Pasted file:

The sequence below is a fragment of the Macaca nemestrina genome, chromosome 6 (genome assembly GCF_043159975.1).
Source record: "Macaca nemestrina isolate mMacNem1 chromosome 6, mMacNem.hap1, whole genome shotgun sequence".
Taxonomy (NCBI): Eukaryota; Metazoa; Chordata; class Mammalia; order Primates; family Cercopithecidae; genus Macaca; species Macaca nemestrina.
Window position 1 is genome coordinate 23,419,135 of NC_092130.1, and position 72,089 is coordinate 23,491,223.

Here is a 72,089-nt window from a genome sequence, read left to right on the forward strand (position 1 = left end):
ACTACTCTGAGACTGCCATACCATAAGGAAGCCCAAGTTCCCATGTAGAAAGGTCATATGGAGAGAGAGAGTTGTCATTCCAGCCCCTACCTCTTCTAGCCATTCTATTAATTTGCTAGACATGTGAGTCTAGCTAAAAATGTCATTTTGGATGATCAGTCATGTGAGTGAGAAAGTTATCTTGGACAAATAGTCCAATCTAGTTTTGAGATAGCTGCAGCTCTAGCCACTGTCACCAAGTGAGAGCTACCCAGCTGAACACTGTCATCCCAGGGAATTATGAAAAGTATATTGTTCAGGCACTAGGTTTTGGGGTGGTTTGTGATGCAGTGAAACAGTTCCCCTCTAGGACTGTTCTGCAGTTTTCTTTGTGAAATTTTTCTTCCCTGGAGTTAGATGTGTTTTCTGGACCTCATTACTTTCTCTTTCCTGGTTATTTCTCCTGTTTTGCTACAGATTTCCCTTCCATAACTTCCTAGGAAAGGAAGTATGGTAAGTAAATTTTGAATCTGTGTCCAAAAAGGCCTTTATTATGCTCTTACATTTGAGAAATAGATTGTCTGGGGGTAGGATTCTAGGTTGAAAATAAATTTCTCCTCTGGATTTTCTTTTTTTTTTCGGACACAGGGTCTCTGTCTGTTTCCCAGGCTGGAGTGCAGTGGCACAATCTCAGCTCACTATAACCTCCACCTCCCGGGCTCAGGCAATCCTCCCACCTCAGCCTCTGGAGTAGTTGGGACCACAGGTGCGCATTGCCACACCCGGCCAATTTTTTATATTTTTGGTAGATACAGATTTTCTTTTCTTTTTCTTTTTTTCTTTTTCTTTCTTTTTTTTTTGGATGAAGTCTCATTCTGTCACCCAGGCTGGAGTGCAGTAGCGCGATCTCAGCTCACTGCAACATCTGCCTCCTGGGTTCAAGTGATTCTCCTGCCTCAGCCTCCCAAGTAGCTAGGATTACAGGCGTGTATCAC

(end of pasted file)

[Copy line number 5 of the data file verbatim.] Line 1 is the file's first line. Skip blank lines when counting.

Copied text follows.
Here is a 72,089-nt window from a genome sequence, read left to right on the forward strand (position 1 = left end):